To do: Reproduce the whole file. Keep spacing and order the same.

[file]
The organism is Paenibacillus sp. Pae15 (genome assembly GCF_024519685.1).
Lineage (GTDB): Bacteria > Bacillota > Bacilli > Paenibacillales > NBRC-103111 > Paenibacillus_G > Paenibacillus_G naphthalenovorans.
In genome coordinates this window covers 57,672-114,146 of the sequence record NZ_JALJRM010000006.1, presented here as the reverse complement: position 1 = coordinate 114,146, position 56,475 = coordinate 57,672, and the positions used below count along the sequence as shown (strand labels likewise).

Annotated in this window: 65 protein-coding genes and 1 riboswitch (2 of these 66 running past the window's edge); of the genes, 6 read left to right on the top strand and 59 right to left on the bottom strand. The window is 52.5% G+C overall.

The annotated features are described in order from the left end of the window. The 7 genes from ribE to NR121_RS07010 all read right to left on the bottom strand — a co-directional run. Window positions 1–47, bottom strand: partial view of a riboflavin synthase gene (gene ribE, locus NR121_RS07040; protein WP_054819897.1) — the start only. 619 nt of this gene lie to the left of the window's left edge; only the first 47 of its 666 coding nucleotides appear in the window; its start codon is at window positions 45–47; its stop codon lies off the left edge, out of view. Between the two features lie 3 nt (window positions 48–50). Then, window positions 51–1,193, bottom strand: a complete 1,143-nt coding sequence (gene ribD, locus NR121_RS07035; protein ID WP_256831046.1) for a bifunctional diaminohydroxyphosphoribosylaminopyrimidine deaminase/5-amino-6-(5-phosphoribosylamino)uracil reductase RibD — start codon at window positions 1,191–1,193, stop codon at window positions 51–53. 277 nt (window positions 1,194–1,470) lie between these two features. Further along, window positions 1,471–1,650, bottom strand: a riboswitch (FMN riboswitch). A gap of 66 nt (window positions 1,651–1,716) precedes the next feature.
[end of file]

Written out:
The organism is Paenibacillus sp. Pae15 (genome assembly GCF_024519685.1).
Lineage (GTDB): Bacteria > Bacillota > Bacilli > Paenibacillales > NBRC-103111 > Paenibacillus_G > Paenibacillus_G naphthalenovorans.
In genome coordinates this window covers 57,672-114,146 of the sequence record NZ_JALJRM010000006.1, presented here as the reverse complement: position 1 = coordinate 114,146, position 56,475 = coordinate 57,672, and the positions used below count along the sequence as shown (strand labels likewise).

Annotated in this window: 65 protein-coding genes and 1 riboswitch (2 of these 66 running past the window's edge); of the genes, 6 read left to right on the top strand and 59 right to left on the bottom strand. The window is 52.5% G+C overall.

The annotated features are described in order from the left end of the window. The 7 genes from ribE to NR121_RS07010 all read right to left on the bottom strand — a co-directional run. Window positions 1–47, bottom strand: partial view of a riboflavin synthase gene (gene ribE, locus NR121_RS07040; protein WP_054819897.1) — the start only. 619 nt of this gene lie to the left of the window's left edge; only the first 47 of its 666 coding nucleotides appear in the window; its start codon is at window positions 45–47; its stop codon lies off the left edge, out of view. Between the two features lie 3 nt (window positions 48–50). Then, window positions 51–1,193, bottom strand: a complete 1,143-nt coding sequence (gene ribD, locus NR121_RS07035; protein ID WP_256831046.1) for a bifunctional diaminohydroxyphosphoribosylaminopyrimidine deaminase/5-amino-6-(5-phosphoribosylamino)uracil reductase RibD — start codon at window positions 1,191–1,193, stop codon at window positions 51–53. 277 nt (window positions 1,194–1,470) lie between these two features. Further along, window positions 1,471–1,650, bottom strand: a riboswitch (FMN riboswitch). A gap of 66 nt (window positions 1,651–1,716) precedes the next feature.